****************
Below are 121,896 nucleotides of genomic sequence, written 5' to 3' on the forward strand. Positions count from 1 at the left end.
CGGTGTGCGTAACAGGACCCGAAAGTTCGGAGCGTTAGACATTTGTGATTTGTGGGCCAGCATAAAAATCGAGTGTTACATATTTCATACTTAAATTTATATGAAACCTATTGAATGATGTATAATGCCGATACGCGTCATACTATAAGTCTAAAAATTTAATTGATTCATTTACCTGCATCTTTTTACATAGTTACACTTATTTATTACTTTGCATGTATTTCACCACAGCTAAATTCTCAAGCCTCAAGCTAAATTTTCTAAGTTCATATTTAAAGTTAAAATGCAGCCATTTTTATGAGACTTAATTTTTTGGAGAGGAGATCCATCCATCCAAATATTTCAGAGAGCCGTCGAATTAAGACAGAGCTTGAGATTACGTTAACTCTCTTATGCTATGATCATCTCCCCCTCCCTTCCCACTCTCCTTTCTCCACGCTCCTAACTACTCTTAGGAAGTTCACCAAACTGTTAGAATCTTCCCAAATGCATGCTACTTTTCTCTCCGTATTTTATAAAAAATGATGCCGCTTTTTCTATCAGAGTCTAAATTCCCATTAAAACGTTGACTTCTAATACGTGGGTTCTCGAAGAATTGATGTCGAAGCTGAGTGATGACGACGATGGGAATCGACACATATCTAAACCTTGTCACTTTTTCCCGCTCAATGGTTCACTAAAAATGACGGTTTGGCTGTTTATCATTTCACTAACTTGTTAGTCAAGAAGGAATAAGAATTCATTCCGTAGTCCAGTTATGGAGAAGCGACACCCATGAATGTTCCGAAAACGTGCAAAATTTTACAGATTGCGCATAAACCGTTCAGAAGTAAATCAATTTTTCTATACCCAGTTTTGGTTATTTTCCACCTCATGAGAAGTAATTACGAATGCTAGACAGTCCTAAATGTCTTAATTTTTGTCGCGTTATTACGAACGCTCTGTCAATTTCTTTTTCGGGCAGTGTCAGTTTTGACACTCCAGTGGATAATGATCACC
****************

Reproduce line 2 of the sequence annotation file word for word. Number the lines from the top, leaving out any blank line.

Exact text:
CGGTGTGCGTAACAGGACCCGAAAGTTCGGAGCGTTAGACATTTGTGATTTGTGGGCCAGCATAAAAATCGAGTGTTACATATTTCATACTTAAATTTATATGAAACCTATTGAATGATGTATAATGCCGATACGCGTCATACTATAAGTCTAAAAATTTAATTGATTCATTTACCTGCATCTTTTTACATAGTTACACTTATTTATTACTTTGCATGTATTTCACCACAGCTAAATTCTCAAGCCTCAAGCTAAATTTTCTAAGTTCATATTTAAAGTTAAAATGCAGCCATTTTTATGAGACTTAATTTTTTGGAGAGGAGATCCATCCATCCAAATATTTCAGAGAGCCGTCGAATTAAGACAGAGCTTGAGATTACGTTAACTCTCTTATGCTATGATCATCTCCCCCTCCCTTCCCACTCTCCTTTCTCCACGCTCCTAACTACTCTTAGGAAGTTCACCAAACTGTTAGAATCTTCCCAAATGCATGCTACTTTTCTCTCCGTATTTTATAAAAAATGATGCCGCTTTTTCTATCAGAGTCTAAATTCCCATTAAAACGTTGACTTCTAATACGTGGGTTCTCGAAGAATTGATGTCGAAGCTGAGTGATGACGACGATGGGAATCGACACATATCTAAACCTTGTCACTTTTTCCCGCTCAATGGTTCACTAAAAATGACGGTTTGGCTGTTTATCATTTCACTAACTTGTTAGTCAAGAAGGAATAAGAATTCATTCCGTAGTCCAGTTATGGAGAAGCGACACCCATGAATGTTCCGAAAACGTGCAAAATTTTACAGATTGCGCATAAACCGTTCAGAAGTAAATCAATTTTTCTATACCCAGTTTTGGTTATTTTCCACCTCATGAGAAGTAATTACGAATGCTAGACAGTCCTAAATGTCTTAATTTTTGTCGCGTTATTACGAACGCTCTGTCAATTTCTTTTTCGGGCAGTGTCAGTTTTGACACTCCAGTGGATAATGATCACC